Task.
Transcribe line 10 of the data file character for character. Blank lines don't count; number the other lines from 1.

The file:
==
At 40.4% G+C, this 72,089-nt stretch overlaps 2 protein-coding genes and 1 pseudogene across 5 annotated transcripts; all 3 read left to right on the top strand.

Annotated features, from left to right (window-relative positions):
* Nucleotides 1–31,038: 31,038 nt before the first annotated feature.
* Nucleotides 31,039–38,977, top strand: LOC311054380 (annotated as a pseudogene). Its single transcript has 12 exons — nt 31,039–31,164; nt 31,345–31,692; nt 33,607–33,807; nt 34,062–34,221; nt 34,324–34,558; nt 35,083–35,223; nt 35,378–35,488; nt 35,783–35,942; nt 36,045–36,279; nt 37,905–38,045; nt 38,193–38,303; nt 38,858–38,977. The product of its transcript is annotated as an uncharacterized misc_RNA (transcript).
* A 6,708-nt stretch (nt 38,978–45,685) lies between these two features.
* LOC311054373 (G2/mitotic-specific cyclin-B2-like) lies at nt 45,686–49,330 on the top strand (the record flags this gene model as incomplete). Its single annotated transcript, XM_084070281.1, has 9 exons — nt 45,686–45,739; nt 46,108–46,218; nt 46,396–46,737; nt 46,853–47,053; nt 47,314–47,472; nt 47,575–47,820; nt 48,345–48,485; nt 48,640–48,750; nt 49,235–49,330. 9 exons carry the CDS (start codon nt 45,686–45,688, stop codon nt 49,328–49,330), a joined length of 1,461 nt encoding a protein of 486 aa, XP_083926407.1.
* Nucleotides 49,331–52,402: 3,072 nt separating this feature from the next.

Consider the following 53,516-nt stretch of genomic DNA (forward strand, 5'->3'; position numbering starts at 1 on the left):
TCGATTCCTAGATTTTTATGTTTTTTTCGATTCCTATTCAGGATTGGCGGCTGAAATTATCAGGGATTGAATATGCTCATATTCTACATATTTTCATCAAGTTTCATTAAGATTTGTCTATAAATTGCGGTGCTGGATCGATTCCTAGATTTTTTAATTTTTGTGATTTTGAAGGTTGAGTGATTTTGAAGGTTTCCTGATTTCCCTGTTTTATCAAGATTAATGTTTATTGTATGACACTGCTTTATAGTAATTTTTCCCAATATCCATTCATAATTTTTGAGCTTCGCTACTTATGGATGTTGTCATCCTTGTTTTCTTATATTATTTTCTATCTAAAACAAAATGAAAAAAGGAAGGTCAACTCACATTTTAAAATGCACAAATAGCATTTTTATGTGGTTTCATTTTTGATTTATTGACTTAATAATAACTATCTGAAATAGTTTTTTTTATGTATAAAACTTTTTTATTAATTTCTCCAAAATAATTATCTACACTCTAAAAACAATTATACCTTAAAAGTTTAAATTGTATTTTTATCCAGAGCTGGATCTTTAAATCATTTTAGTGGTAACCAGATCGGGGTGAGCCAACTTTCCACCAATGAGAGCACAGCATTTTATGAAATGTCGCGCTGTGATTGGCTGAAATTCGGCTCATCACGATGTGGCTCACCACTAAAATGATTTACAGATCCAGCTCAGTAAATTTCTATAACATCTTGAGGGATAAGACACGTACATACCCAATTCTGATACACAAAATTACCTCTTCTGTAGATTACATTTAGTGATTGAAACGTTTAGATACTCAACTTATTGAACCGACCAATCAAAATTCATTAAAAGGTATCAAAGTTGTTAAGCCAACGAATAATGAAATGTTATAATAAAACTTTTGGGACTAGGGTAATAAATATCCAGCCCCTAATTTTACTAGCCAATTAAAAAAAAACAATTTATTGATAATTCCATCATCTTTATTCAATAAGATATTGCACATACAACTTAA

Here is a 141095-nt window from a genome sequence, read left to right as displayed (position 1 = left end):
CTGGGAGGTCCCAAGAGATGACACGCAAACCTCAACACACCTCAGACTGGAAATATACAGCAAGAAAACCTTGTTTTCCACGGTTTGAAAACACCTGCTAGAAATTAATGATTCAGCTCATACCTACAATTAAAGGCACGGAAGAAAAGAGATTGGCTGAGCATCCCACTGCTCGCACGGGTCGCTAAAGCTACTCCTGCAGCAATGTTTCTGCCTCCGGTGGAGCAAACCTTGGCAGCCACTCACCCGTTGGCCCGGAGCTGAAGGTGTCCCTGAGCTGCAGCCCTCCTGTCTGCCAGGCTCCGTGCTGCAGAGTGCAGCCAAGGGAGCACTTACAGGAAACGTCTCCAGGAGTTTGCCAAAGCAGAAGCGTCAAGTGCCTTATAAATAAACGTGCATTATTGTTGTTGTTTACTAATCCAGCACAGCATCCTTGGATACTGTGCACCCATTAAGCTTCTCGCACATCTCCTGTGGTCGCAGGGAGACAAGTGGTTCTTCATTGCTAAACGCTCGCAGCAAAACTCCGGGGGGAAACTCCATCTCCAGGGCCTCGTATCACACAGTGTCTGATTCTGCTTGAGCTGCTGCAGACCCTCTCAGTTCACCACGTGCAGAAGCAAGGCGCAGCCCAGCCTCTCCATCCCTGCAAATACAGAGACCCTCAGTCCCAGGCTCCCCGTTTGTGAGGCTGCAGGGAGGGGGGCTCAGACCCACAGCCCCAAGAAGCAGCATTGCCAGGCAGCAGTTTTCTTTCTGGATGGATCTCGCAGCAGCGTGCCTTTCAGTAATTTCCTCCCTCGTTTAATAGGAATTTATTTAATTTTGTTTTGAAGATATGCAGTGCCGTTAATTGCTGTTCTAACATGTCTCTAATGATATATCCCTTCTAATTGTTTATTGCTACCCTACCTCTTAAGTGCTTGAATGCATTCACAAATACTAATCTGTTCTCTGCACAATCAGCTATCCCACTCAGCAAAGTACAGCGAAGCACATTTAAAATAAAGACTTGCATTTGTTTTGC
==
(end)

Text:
Here is a 141095-nt window from a genome sequence, read left to right as displayed (position 1 = left end):